Canada to accelerate Syrian refugee applications

Stephen Harper’s government says 10,000 asylum seekers to be brought in by September 2016, 15 months ahead of schedule

Syrian refugees queue for food in northwestern Turkish province of Edirne, as they headed to the Greek border, September 17, 2015. (AFP/Bulent Kilic)
Syrian refugees queue for food in northwestern Turkish province of Edirne, as they headed to the Greek border, September 17, 2015. (AFP/Bulent Kilic)

TORONTO (AP) — Canada’s Conservative government said Saturday that it will not accept more than its previously announced commitment of 10,000 Syrian refugees but will accelerate processing their applications to issue thousands more visas before the end of this year.

Prime Minister Stephen Harper’s government said Canada will bring in these refugees by September 2016, 15 months ahead of schedule, by processing them without the previously required document by the UNCR to designate them as refugees.

Canada has long prided itself for opening its doors to asylum seekers, but the number it welcomes has waned since Harper took power almost 10 years ago.

Harper’s handling of Syrian refugees has become a top election issue for Canadians, who will decide if the prime minister earns a rare fourth term on October 19.

Harper’s government has endured criticism for taking in just 2,500 refugees since Jan. 2014, especially after the photo a three-year-old boy, Alan Kurdi, lying face down on a Turkish beach made headlines around the world two weeks ago. More than 4 million Syrians have fled their homeland since the conflict erupted in 2011.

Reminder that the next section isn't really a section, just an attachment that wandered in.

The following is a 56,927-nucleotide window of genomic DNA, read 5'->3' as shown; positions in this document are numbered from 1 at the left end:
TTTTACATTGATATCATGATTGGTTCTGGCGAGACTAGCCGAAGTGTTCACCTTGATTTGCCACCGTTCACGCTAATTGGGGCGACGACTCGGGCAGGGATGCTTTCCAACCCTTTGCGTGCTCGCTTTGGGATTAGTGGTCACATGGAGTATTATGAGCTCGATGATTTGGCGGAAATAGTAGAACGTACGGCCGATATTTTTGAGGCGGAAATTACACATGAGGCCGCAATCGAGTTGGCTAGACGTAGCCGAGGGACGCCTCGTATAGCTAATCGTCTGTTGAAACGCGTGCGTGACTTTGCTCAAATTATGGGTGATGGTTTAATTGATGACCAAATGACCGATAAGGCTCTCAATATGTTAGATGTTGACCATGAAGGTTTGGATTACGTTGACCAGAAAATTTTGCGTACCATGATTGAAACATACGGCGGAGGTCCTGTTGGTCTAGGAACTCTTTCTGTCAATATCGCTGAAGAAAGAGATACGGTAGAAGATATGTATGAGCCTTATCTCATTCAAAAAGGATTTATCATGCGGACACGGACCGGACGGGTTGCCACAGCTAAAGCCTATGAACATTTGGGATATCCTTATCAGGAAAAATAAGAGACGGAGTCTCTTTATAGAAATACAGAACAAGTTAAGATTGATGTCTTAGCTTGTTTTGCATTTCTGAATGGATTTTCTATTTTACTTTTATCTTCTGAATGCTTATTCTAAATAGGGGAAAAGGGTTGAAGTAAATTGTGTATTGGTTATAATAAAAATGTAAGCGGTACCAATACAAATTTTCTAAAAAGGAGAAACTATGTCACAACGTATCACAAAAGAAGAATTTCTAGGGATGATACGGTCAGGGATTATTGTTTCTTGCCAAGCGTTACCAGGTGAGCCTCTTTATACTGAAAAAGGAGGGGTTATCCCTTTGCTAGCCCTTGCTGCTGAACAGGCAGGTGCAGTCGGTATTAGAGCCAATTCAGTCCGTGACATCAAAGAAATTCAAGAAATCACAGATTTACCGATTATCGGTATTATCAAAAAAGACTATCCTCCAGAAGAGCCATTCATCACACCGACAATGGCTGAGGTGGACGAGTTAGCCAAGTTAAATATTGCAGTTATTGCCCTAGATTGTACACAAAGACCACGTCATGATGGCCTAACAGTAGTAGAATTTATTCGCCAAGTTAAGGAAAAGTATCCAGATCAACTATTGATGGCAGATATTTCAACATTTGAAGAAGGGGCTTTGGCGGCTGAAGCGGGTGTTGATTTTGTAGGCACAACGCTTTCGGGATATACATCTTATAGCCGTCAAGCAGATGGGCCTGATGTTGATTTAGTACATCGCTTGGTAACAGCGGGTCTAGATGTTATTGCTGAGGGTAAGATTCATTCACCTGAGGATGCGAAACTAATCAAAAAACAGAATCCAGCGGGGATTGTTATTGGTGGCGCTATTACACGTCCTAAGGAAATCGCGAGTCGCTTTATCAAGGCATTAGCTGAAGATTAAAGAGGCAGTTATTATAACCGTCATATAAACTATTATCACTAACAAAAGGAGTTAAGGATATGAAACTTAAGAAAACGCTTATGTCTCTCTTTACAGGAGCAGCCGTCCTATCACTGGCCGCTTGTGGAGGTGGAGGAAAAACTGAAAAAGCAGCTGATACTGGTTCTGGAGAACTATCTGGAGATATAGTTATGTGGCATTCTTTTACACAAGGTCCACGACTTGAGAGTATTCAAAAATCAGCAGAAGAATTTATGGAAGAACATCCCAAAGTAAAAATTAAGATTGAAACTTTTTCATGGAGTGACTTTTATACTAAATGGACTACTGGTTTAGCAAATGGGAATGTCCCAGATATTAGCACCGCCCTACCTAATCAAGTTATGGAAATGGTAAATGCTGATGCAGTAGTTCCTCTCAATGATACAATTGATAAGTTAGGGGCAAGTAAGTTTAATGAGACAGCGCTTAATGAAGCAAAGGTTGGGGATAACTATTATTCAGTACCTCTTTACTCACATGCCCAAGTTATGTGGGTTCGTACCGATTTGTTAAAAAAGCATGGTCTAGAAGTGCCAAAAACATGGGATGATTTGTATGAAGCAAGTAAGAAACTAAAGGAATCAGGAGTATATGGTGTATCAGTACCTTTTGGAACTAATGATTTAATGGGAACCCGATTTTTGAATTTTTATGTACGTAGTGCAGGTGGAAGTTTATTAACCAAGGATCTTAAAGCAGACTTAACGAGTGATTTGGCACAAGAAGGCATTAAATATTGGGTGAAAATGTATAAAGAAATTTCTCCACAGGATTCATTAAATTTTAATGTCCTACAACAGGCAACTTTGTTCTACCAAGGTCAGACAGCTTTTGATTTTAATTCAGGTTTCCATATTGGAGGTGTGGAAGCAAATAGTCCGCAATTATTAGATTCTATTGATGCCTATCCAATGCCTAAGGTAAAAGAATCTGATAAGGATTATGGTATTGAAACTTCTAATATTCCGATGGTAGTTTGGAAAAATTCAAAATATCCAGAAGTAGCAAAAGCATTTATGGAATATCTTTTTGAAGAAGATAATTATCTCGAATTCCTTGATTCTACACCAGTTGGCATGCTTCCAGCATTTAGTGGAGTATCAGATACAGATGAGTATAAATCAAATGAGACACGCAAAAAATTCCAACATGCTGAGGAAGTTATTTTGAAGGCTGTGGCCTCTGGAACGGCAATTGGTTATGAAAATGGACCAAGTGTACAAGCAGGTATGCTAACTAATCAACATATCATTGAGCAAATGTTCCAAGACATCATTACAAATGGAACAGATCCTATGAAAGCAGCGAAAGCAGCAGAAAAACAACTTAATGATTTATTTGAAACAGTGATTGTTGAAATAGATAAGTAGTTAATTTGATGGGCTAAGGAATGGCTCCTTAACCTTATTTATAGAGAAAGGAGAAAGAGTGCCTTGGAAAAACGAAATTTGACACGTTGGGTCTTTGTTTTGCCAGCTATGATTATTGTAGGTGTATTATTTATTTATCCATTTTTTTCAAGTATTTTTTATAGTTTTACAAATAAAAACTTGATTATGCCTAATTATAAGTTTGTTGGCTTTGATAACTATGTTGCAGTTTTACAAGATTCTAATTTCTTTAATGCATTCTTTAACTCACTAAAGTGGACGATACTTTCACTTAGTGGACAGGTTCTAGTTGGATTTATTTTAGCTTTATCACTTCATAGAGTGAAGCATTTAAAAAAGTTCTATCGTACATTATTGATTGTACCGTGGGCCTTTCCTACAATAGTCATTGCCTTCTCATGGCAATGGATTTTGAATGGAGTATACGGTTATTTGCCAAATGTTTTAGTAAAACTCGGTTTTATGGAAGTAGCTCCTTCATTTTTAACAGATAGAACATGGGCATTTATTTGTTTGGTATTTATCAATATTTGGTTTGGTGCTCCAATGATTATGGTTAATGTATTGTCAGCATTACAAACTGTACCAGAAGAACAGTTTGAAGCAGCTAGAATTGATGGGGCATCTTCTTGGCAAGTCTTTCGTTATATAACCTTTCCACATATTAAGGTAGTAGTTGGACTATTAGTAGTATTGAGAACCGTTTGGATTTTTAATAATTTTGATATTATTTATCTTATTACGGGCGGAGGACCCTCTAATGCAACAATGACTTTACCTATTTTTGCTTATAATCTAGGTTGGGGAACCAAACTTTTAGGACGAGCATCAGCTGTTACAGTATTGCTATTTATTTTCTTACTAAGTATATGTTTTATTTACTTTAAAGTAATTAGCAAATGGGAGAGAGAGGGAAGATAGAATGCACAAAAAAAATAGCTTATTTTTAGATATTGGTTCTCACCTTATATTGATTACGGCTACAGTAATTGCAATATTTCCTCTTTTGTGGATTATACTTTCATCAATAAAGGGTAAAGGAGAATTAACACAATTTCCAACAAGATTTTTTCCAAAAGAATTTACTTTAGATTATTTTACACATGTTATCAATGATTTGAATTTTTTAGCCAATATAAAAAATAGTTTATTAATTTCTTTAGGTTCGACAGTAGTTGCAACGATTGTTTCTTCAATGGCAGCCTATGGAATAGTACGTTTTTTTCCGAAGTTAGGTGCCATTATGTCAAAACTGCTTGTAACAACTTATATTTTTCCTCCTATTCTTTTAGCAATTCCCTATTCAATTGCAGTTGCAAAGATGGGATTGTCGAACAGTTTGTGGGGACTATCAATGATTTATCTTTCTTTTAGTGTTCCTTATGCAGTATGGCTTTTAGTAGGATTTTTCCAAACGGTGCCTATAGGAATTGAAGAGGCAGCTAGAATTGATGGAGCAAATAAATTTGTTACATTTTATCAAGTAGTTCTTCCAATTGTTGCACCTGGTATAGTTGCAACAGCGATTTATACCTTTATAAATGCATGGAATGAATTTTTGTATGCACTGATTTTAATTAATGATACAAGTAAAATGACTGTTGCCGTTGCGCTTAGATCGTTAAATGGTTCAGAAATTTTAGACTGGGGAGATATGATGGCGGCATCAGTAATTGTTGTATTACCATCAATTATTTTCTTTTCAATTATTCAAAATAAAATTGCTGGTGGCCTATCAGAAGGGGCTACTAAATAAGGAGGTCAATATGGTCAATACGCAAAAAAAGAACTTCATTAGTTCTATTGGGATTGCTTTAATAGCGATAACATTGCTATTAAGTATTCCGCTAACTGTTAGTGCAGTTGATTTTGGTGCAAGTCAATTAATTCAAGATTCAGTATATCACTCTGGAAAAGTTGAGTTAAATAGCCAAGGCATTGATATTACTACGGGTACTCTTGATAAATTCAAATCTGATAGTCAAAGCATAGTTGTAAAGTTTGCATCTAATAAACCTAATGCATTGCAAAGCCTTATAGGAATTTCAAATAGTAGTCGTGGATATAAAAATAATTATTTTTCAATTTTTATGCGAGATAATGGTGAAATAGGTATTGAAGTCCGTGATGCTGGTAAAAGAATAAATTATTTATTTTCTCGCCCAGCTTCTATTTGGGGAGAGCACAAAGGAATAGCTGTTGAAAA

Several countries have announced they’ll take in thousands of more refugees since the dead toddler’s photo became an unforgettable symbol of Syrians’ desperation to escape the war that has ravaged their homeland.

The Harper government announced in January it would accept 10,000 over three years and promised in August to accept an additional 10,000 over four years.

“Today, by designating them differently, we are greatly expanding the potential for candidates and sponsorship with the private partners across Canada,” said Chris Alexander, the minister of citizenship and immigration, during a press conference.

Alexander also said Canada would deploy additional officers to resettle missions abroad. The government will also allow groups of five and families to sponsor those who have not yet received convention refugee status.

The cost of these measures, Alexander said, will be $25 million over two fiscal years.

Canada announced last Saturday that it will provide $100 million in additional humanitarian assistance for Syrian refugee camps but has been steadfast in declining to resettle more refugees.

Former Liberal Prime Minister Jean Chretien called it a “cold-hearted reaction” to the Syrian crisis that has “shamed Canada in the eyes of Canadians and of the international community.”

Copyright 2015 The Associated Press.

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